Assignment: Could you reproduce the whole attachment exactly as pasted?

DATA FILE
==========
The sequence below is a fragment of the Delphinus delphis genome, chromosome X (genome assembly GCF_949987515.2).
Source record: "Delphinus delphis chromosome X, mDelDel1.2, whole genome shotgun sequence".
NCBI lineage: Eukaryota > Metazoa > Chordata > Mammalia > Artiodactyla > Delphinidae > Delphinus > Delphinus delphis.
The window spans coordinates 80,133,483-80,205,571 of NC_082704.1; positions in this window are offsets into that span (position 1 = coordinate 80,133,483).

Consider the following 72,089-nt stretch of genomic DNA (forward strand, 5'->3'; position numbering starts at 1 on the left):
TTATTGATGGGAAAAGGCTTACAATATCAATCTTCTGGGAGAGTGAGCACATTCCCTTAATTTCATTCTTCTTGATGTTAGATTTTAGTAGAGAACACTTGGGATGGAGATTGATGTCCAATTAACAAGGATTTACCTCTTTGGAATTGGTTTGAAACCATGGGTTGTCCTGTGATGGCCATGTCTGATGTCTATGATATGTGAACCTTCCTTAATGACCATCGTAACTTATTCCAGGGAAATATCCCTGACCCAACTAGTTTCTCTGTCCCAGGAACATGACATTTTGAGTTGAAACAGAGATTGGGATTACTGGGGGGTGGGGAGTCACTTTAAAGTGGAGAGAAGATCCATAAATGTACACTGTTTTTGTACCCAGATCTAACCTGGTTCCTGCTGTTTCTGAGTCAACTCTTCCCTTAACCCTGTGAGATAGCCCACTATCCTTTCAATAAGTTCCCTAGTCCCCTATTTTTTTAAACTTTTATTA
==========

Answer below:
The sequence below is a fragment of the Delphinus delphis genome, chromosome X (genome assembly GCF_949987515.2).
Source record: "Delphinus delphis chromosome X, mDelDel1.2, whole genome shotgun sequence".
NCBI lineage: Eukaryota > Metazoa > Chordata > Mammalia > Artiodactyla > Delphinidae > Delphinus > Delphinus delphis.
The window spans coordinates 80,133,483-80,205,571 of NC_082704.1; positions in this window are offsets into that span (position 1 = coordinate 80,133,483).

Consider the following 72,089-nt stretch of genomic DNA (forward strand, 5'->3'; position numbering starts at 1 on the left):
TTATTGATGGGAAAAGGCTTACAATATCAATCTTCTGGGAGAGTGAGCACATTCCCTTAATTTCATTCTTCTTGATGTTAGATTTTAGTAGAGAACACTTGGGATGGAGATTGATGTCCAATTAACAAGGATTTACCTCTTTGGAATTGGTTTGAAACCATGGGTTGTCCTGTGATGGCCATGTCTGATGTCTATGATATGTGAACCTTCCTTAATGACCATCGTAACTTATTCCAGGGAAATATCCCTGACCCAACTAGTTTCTCTGTCCCAGGAACATGACATTTTGAGTTGAAACAGAGATTGGGATTACTGGGGGGTGGGGAGTCACTTTAAAGTGGAGAGAAGATCCATAAATGTACACTGTTTTTGTACCCAGATCTAACCTGGTTCCTGCTGTTTCTGAGTCAACTCTTCCCTTAACCCTGTGAGATAGCCCACTATCCTTTCAATAAGTTCCCTAGTCCCCTATTTTTTTAAACTTTTATTA